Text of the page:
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Applicant question on motivation: Insights into your attitude

If a recruiter asks you about your motivation, he'll give it a try better picture of you close. In the next step, of course, this information also flows into the decision for or against you - this means for you: I do it because of the good pay is not an adequate answer to what drives you in the job.

This applicant question is one of the questions that many candidates fear in the job interview. What should i say How do I get my motivation across correctly? What if the wrong impression is given? Of course, your answers to these questions matter, but don't be afraid of them, rather the chance behind it see.

This is where you can really stand out, get deeper insights into your Drive, your attitude and the way you work - provided that you have real motivation for the job and didn't just apply because you needed a job and responded to every job advertisement you came across.

To help you with this, we have Tips and suggestionsthat you can use to prepare for the question.

This is how you can answer the applicant question

  • Refer to the acute position

    Your motivation is your very personal drive, but formulations in the first-person form quickly appear trite and generally applicable. I want to use my knowledge, deepen it and develop myself personally and professionally ..., I want to support the team and be successful together ... or It motivates me to be able to use my creativity ... Quite legitimate motivations for a job, but sentences like this could come from any applicant in any interview and would always fit.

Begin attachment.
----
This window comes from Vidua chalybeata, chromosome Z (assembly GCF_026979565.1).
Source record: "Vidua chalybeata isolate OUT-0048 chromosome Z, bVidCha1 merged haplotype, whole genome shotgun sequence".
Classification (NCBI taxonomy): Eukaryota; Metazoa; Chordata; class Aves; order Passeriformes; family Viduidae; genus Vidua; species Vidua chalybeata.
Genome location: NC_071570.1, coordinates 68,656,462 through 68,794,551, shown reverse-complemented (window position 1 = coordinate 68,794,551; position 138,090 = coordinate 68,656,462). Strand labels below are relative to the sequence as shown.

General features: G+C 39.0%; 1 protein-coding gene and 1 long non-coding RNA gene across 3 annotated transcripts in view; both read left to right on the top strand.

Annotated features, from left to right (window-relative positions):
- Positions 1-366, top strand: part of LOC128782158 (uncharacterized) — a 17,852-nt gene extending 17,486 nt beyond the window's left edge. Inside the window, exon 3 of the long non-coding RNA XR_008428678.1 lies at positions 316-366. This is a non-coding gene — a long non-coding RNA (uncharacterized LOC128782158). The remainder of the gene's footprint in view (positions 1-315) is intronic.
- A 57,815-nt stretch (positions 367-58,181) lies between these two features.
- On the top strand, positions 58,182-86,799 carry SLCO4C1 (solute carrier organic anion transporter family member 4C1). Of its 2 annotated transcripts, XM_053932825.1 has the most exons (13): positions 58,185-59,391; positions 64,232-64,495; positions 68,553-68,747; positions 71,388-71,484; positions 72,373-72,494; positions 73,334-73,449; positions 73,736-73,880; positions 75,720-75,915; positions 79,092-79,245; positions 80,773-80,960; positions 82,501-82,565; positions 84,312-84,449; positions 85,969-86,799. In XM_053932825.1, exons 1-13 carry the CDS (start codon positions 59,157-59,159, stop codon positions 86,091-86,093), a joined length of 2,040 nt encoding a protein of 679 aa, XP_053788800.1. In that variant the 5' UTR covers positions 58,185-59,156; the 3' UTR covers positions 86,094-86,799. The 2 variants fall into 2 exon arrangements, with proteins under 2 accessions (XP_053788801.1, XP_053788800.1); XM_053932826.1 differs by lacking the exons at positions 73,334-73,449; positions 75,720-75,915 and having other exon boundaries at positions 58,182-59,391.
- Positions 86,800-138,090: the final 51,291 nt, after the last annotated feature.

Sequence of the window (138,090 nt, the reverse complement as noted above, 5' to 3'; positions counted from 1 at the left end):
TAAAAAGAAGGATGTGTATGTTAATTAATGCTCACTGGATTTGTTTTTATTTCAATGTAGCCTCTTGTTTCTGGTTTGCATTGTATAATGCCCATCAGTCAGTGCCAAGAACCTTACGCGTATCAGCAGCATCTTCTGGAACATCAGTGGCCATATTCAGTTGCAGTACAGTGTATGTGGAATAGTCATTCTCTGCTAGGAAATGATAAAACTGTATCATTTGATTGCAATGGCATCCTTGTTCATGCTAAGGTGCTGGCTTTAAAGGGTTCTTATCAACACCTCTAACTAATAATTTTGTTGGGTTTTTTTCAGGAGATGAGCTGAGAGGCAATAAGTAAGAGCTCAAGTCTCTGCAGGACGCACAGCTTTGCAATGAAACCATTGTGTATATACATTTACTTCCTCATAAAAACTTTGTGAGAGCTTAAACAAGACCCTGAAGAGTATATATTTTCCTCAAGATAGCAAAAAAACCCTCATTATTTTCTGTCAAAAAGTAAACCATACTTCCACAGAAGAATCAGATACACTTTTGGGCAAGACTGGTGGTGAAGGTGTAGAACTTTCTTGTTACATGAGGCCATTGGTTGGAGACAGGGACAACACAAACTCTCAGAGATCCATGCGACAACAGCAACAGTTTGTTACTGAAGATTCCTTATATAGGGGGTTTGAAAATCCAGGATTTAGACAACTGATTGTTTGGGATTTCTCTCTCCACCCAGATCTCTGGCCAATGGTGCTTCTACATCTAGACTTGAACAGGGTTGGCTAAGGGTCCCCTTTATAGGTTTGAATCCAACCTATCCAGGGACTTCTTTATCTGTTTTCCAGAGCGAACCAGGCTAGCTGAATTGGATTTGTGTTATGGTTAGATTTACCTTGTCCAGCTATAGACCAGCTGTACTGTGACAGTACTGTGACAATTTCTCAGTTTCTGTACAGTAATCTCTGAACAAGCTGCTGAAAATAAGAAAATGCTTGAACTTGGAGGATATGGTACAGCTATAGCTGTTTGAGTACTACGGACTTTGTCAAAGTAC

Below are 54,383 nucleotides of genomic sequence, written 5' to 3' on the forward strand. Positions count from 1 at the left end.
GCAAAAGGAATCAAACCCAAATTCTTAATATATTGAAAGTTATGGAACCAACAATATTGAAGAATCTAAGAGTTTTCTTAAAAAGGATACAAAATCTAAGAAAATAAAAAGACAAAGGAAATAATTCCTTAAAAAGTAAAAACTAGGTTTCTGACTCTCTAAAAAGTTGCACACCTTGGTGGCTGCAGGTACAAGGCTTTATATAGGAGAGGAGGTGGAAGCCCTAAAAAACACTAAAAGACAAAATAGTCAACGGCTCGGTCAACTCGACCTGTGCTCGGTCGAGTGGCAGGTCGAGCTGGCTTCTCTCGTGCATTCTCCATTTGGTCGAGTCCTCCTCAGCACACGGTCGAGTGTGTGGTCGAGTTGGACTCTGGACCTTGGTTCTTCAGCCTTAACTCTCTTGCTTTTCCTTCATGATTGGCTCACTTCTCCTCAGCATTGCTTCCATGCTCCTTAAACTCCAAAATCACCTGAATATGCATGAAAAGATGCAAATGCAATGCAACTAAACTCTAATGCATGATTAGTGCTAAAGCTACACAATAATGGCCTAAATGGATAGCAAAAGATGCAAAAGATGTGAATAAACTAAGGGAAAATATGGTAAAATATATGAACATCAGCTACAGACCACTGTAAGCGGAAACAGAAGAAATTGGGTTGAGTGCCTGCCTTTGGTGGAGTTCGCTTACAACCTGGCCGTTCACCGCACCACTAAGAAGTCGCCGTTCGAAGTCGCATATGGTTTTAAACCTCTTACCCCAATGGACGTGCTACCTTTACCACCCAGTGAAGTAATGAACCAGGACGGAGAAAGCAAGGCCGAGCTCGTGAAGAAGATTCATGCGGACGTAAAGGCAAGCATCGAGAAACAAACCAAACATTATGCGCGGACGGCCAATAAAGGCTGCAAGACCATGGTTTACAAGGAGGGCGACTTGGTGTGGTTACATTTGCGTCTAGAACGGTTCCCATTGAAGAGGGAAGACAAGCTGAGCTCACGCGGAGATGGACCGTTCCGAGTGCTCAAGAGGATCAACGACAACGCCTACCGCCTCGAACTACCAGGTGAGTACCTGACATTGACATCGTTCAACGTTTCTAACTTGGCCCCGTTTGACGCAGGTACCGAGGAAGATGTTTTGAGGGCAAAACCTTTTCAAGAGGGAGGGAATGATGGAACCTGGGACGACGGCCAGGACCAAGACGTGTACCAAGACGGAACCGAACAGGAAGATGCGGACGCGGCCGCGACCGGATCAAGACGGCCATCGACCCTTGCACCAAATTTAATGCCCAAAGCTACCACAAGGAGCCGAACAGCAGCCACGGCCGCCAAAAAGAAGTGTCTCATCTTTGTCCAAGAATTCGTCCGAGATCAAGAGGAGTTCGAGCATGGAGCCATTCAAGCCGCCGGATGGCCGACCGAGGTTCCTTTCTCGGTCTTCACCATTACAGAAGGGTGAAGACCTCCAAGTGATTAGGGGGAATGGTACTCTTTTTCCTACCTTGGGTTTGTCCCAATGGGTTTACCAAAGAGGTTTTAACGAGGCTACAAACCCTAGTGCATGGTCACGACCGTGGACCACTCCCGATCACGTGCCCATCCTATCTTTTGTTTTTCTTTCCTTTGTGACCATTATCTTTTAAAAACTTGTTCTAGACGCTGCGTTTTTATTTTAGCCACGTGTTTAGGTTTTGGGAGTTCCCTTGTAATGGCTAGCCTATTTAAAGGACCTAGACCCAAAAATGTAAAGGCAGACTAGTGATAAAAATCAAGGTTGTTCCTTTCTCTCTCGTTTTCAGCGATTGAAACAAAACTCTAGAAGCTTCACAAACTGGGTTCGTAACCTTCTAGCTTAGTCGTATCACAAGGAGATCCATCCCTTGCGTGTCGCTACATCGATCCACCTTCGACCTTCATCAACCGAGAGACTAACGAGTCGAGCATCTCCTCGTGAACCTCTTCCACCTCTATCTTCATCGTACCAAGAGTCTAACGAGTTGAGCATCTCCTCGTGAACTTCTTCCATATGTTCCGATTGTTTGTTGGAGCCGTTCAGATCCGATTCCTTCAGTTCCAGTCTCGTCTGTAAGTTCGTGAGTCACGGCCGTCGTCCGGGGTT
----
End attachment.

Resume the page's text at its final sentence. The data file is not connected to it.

If you make a reference to the current company and the open position in your answer, it immediately becomes more credible and convincing. In your company, I see the opportunity to use my creativity profitably to develop new and innovative solutions and to optimize process management.

  • Respond to your passions

    A fairly simple way to express your motivation for a job is through your passions. Make it clear what your heart beats for and what interests you - and of course how this is related to the job and which tasks are associated with it. You should of course stick to the truth, because fake passions usually come to light quickly.

    An exemplary formulation in this case would be: It was always clear to me that I wanted to work as a programmer. The technology, the programming languages, the finished product - all of this fascinates me immensely and still inspires me after years. And your company as the market leader and driving force behind developments gives me the opportunity to exercise this passion at the highest professional level.

  • Be honest

    Applicants often think they need to say exactly what the recruiter wants to hear during the interview. So the story is told and some kind of motivation is invented that apparently fits the company well and that one expects to impress the HR manager. There is nothing wrong with finding out about the company in order to better present your own motivation, but you should still stick to the truth.

    Anyway, experienced HR professionals will notice whether you are leaning too far out of the window with your motivation and, at the latest, when one or the other question is asked, the story will collapse anyway. It is better to be honest and authentic at the same time, that appears credible, more professional and leaves a better impression.

[Photo Credit: Dragon Images by Shutterstock.com]